Recently (On March 18 2023 at 23:44), a new malspam campaign has been observed in the wild ( HERE ), which caused a significant amount of concern. This campaign is designed to distribute malicious emails, which contain a harmful payload that can infect a user’s system, steal sensitive information, or launch other types of attacks.
As a professional, I have been closely monitoring this campaign and analyzing the malware samples associated with it. In this blog post, I will provide a quick analysis of the new malspam sample that I recently observed on the public version of Yomi ( HERE ), a well-known sandbox used by many security professionals.
By examining the behavior of this sample, I hope to shed light on the techniques used by the attackers and provide insights that can help security teams detect and mitigate this threat. So, without further ado, let’s dive into the analysis.
The following image shows the used technique. Random variable names, encoded strings, void functions, unused recursive code and big amount of coded was implemented to make cyber analysis harder and harder. By scrolling down functions and looking for for variables names it was clear that many piece of codes would end-up in infinitive and unused loops or in self recursive not used code.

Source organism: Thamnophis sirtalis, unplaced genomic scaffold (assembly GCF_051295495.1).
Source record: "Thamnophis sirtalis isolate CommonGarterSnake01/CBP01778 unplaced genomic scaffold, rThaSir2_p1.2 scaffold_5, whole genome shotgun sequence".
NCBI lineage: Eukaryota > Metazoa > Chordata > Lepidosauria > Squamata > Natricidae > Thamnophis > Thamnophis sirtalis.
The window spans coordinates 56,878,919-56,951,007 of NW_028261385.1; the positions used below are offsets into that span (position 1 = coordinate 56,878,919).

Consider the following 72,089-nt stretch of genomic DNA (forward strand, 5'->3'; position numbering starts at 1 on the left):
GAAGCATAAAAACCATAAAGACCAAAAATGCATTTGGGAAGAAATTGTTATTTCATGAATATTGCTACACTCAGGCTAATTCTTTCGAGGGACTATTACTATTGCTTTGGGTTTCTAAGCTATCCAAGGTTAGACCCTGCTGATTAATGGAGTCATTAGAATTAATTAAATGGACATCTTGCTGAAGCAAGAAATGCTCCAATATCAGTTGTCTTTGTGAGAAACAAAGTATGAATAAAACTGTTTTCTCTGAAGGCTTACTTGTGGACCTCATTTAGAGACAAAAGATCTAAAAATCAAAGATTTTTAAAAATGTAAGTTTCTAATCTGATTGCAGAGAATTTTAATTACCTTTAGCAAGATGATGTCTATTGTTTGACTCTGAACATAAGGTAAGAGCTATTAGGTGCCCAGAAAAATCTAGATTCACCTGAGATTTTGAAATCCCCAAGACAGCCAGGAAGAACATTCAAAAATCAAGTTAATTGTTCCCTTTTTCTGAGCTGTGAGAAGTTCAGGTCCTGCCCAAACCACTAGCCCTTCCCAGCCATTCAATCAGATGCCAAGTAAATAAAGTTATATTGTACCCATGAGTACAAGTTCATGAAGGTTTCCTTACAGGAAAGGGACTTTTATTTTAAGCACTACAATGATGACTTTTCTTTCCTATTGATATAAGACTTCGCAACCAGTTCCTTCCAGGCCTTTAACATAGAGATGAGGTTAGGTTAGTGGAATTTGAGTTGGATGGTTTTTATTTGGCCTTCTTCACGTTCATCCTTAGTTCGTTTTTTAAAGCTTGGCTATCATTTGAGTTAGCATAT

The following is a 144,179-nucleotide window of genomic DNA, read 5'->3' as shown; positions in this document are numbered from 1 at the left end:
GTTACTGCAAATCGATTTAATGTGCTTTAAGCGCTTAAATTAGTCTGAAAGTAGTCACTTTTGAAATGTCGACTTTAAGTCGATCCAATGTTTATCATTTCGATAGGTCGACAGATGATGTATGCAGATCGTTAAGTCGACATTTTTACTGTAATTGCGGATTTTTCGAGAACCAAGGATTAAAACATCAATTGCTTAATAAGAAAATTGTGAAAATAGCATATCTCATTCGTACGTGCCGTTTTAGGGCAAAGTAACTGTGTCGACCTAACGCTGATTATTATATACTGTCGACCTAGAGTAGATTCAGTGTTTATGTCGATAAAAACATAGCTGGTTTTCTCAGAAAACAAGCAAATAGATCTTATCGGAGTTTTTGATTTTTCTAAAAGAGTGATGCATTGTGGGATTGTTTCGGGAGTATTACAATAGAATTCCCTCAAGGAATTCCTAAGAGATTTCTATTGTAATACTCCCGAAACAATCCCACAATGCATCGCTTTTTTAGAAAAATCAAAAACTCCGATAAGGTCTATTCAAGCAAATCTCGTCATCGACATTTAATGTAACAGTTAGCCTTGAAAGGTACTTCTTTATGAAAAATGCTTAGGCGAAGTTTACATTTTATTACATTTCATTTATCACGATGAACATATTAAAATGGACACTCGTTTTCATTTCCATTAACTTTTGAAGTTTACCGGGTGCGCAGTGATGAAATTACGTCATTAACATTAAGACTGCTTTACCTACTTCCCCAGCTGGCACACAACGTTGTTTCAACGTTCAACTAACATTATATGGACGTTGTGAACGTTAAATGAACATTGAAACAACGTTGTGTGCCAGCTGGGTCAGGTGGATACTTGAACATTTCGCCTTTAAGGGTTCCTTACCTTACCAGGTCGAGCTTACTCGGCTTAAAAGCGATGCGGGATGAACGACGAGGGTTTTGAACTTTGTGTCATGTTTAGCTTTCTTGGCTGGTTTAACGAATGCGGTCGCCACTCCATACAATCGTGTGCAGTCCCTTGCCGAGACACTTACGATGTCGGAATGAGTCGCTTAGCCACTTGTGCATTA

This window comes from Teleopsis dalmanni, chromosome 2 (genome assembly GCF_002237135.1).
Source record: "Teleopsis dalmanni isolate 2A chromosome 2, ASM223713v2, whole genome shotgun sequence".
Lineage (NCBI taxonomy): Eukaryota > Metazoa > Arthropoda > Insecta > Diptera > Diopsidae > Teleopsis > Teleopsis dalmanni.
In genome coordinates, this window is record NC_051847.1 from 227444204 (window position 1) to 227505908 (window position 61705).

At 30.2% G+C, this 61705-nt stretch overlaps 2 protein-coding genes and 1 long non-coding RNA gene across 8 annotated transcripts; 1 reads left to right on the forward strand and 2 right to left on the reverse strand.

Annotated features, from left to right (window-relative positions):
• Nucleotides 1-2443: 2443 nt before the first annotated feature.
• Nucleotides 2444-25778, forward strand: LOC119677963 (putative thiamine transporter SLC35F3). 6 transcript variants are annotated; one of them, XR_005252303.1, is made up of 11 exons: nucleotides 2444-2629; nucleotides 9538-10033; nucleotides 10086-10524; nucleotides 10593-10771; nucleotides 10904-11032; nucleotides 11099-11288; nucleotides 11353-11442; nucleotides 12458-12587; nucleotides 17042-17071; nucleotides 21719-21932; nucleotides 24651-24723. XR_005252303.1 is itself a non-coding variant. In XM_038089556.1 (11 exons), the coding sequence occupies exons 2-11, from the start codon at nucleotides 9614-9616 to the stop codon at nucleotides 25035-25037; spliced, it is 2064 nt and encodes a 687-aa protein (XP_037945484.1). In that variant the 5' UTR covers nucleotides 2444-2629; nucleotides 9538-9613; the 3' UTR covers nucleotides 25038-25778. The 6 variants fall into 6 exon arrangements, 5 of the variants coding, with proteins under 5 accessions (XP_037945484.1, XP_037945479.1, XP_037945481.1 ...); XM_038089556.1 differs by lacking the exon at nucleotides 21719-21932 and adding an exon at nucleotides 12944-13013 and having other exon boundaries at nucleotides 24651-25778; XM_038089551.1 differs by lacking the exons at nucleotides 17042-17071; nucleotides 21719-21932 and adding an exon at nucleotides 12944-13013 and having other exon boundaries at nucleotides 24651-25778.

Looking in depth it was nice to spot the following super long strings located in positions: 1019 and 1023. They looked like to be encoded and used among many functions. They definitely are an interesting initial point of analysis, to me.
If you copy-and-past the source code on your “inspection tab” console (for example in your Chrome browser) and you add a ‘console.log()’ on top of the called functions, you would be able to inspect how the software interacts with such a functions. Interacting with the browser console your would get the following and beautified code. As you might appreciate it is still a little bit obfuscated. Random variables and encoded strings have been widely used at this stage. We need to prepare one more decoding step.
Now it’s time for a simple curl or wget (your choice) to dowload the content from one of the previously dropping systems. The following table sums up what I meant. The dropped payloads is a windows portable executable dynamic function .DLL.
|Type:||Windows PE (DLL)|
They payload has been recognized from 29 Malware Engines on 64 AV on virus total. It looks to be Emotet.
Over the years, Emotet has been linked to several high-profile cyberattacks, including the attack on the City of Allentown in Pennsylvania in 2018, the attack on the Department of Justice in Canada in 2020, and the attack on the Chilean interbank network Redbanc in 2019. Emotet has been attributed to a Russian cybercriminal group known as TA542, also known as Mummy Spider, which is believed to operate out of Russia or Eastern Europe.
Emotet is typically distributed through spam emails containing malicious attachments or links to infected websites. Once installed on a machine, it can spread throughout a network and download additional malware. In addition to stealing sensitive information, Emotet can also be used to launch other types of cyberattacks such as ransomware and credential stuffing attacks.